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Monday, 13 February 2012 19:45

CPAC Celebrates Citizens United

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The Citizens United ruling has enabled the formation of Super PACs, which have pooled the money from mainly anonymous corporate (and union) and mega-wealthy donors, and flooded the media markets before every election since early 2010. Media analysts tell us that these ads are mostly negative. Really? The effect on me has been totally negative, though surely there were at least a few positive and uplifting messages.

Citizens United does include some restrictions, including a prohibition on coordinating corporate (and union) expenditures with a candidate’s campaign. The ruling does however permit candidates to raise funds for the Super PACs that support them, and the Super PACs are generally staffed and even led by former campaign staffers. This may be what passes for a sense of humor in the supreme court.

The CPAC panelists found much to celebrate in Citizens United. Said one panelist, “Thanks to the Citizens United decision, we've seen "more voices, more competition, and more accountability.”  Panelists see nothing negative about foreign financial influence over our elections (no restrictions apply as to who can contribute to the Super PACs, including even foreign corporations (and of course, unions, though they may have omitted that mention). Some panelists voiced concern that “the left” may try to limit contributions by government contractors, because apparently contractors are lacking in sufficient influence over the government today.

Panelists predicted that future changes to campaign finance legislation will continue to be driven by the courts, rather than through legislation, and that the impetus will be toward further relaxation of rules, eventually permitting corporations (and unions) to contribute directly to candidates, eliminating that burdensome wink and nod that is now required to circumvent the non-coordination rules.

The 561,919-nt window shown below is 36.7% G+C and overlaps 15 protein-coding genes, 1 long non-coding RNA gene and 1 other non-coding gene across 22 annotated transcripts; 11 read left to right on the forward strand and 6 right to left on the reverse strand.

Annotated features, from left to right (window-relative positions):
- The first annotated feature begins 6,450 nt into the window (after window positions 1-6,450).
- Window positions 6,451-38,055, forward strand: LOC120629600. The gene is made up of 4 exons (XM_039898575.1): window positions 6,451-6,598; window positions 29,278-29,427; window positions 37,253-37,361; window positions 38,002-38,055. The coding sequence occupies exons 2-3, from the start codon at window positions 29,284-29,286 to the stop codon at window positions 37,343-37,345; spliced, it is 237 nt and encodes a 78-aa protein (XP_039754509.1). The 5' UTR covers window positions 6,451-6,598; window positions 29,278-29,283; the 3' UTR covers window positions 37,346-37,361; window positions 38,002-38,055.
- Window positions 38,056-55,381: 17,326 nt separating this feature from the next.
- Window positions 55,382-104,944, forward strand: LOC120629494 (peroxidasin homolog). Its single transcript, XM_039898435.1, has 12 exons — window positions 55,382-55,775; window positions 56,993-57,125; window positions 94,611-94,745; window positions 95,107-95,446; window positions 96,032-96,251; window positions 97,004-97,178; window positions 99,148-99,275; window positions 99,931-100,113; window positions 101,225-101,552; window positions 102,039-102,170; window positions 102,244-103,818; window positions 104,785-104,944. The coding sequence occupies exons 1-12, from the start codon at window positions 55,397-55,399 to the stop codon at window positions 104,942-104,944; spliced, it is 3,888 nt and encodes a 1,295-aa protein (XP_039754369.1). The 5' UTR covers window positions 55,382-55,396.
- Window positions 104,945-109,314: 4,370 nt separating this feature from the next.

CPAC is a very conservative organization, and the conservatives have more ready access to corporate (in this case, not union) treasuries. But we shouldn’t think that wealthy conservatives are the only supporters of privately financed election campaigns. If Democrats had the complete control of both houses of Congress, the White House, and all state legislatures, they would not eliminate the private financing system. The halls of government would still be peopled by the winners under this system. Like their CPAC counterparts, these Democrats would be heavily influenced by their corporate (and union) donors to maintain the status quo rather than face the kind of competition that would result from a more democratic system.

Americans need to figure out how to rid ourselves of private campaign financing, because it so distorts our government policy and blocks too many Americans from having any influence at all over political outcomes. But only the very innocent can believe that our elected officials will make the change for us. They are handicapped by their complete reliance on their corporate (and union) donors, and will not help us.

This change will have to start from the grass roots and become a general movement. When it gains enough strength, then perhaps it will enlist politicians to lead it who can see a path to success that doesn’t depend on corporate (and union) contributions. A number of organizations are working on the change, including MoveToAmend, Rootstrikers, and Occupy Wall Street,  along with the older organizations that have long promoted public campaign finance, including Publicampaign, Democracy Matters, Common Cause and the League of Women Voters. Where this will all go is uncertain, but it clearly has a long, long way to go before we eliminate our elected officials’ complete dependence on corporate (and union) money. Unfortunately, until we make the change, nothing much in government is going to change for the better. 

Last modified on Thursday, 16 February 2012 15:31

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